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Decomposition of Kemp's ridley (Lepidochelys kempii) and green (Chelonia mydas) sea turtle carcasses and its application to backtrack modeling of beach strandings

Redwood W. Nero, Melissa Cook*, Jaymie L. Reneker, Zhankun Wang, Emma A. Schultz, Brian A. Stacy

*Corresponding author:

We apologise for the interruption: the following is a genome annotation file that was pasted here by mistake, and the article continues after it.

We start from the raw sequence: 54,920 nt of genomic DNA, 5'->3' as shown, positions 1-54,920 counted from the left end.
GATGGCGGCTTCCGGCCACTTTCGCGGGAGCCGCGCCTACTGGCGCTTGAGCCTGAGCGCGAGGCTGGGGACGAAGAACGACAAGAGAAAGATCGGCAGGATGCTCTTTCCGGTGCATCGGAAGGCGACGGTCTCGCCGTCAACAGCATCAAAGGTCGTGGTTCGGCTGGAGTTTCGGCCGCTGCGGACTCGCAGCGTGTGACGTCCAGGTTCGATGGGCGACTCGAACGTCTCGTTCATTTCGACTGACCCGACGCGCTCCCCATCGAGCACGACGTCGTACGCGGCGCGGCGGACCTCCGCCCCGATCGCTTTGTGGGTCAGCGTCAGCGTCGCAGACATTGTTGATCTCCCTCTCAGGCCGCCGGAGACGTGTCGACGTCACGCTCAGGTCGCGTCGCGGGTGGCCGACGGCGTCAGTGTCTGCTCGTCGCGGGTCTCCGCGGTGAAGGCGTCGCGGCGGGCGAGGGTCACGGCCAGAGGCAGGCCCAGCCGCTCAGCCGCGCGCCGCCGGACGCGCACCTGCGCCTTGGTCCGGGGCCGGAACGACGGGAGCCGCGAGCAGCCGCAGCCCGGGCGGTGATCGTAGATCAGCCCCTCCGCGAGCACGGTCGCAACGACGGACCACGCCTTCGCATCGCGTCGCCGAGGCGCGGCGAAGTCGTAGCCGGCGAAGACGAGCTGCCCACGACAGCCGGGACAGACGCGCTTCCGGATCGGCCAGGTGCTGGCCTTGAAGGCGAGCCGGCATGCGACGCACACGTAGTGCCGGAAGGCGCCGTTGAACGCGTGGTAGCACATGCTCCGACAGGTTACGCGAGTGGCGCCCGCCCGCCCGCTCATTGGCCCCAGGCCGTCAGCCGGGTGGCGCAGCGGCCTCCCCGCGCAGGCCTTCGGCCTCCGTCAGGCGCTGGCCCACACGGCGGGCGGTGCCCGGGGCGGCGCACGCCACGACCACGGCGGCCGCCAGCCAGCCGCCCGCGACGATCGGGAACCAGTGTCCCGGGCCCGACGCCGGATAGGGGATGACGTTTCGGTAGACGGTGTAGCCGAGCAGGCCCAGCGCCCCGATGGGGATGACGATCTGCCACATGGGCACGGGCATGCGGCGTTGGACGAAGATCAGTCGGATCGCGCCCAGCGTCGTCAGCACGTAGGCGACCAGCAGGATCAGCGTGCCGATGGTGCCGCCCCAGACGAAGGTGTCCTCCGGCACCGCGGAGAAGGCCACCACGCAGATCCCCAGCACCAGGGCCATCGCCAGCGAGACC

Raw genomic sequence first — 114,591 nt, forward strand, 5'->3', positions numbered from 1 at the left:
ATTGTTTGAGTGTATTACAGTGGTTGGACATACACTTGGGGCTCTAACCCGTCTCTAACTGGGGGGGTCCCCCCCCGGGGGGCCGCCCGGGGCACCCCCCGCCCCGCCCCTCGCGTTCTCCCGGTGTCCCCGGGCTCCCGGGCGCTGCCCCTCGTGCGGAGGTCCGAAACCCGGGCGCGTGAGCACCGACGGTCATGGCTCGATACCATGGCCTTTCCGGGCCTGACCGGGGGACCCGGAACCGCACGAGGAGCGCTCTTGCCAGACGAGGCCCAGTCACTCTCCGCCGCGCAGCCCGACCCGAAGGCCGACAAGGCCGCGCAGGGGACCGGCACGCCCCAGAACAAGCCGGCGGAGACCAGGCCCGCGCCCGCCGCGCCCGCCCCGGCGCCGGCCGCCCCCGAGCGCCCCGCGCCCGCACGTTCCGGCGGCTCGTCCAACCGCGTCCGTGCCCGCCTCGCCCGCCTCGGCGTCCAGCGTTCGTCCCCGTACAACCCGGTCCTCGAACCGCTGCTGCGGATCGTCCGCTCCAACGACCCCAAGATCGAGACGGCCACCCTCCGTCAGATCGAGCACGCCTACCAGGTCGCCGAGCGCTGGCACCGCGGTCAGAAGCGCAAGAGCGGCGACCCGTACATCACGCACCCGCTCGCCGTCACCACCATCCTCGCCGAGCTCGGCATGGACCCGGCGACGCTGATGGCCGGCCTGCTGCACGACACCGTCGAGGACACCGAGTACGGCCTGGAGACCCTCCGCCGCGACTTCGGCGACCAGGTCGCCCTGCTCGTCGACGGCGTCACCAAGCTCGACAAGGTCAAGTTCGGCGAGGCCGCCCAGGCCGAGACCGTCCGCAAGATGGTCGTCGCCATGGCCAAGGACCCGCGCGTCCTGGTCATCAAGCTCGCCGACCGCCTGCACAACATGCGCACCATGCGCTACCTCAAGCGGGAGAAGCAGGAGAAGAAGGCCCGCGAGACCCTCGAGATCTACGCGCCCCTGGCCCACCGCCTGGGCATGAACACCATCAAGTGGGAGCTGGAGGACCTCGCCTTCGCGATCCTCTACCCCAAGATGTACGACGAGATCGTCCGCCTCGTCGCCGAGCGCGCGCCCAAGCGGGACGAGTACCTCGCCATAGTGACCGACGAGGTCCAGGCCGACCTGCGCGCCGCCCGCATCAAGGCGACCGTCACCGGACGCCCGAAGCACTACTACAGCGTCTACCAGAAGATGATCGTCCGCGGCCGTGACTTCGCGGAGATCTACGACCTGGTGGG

ABSTRACT: When a sea turtle dies, it typically sinks to the bottom, begins decomposing, and floats to the surface once sufficient internal gases have accumulated to produce positive buoyancy. This process is poorly characterized and is essential to understanding where and when sea turtles found on shore may have died. We conducted decomposition studies with detailed time-temperature histories using 37 cold-stunned sea turtle carcasses, 22 Kemp’s ridleys Lepidochelys kempii and 15 green sea turtles Chelonia mydas, at temperatures ranging from 14°C–32°C and depths of 2.2 to 9.5 m. There was strong depth/pressure related effect; carcasses took longer to float when incubated at greater depths than shallower depths at similar temperatures. Furthermore, time to float followed an inverse and non-linear relationship with ambient water temperature, with carcasses incubated at colder temperatures (~15°C) taking 8 times longer than those at 32°C at the same depth. We applied accumulated degree hours (ADH), the hourly sum of the ambient temperature a carcass experienced, to characterize the environmental conditions associated with different stages of decomposition and key events, including buoyancy and sinking. A formula for temperature-correction of ADH was calculated to fit a non-linear increase in decomposition at higher temperatures. These data were then used to improve an existing backtracking model by incorporating water temperature, depth (pressure), bathymetry, and postmortem condition. Heat maps of the probable mortality locations from the model agreed well with carcass and effigy drift experiments, demonstrating the overall reliability of the enhanced model. Our method can be used to estimate at-sea locations where sea turtles found washed ashore in northern Gulf of Mexico likely died and may help inform similar efforts in other regions.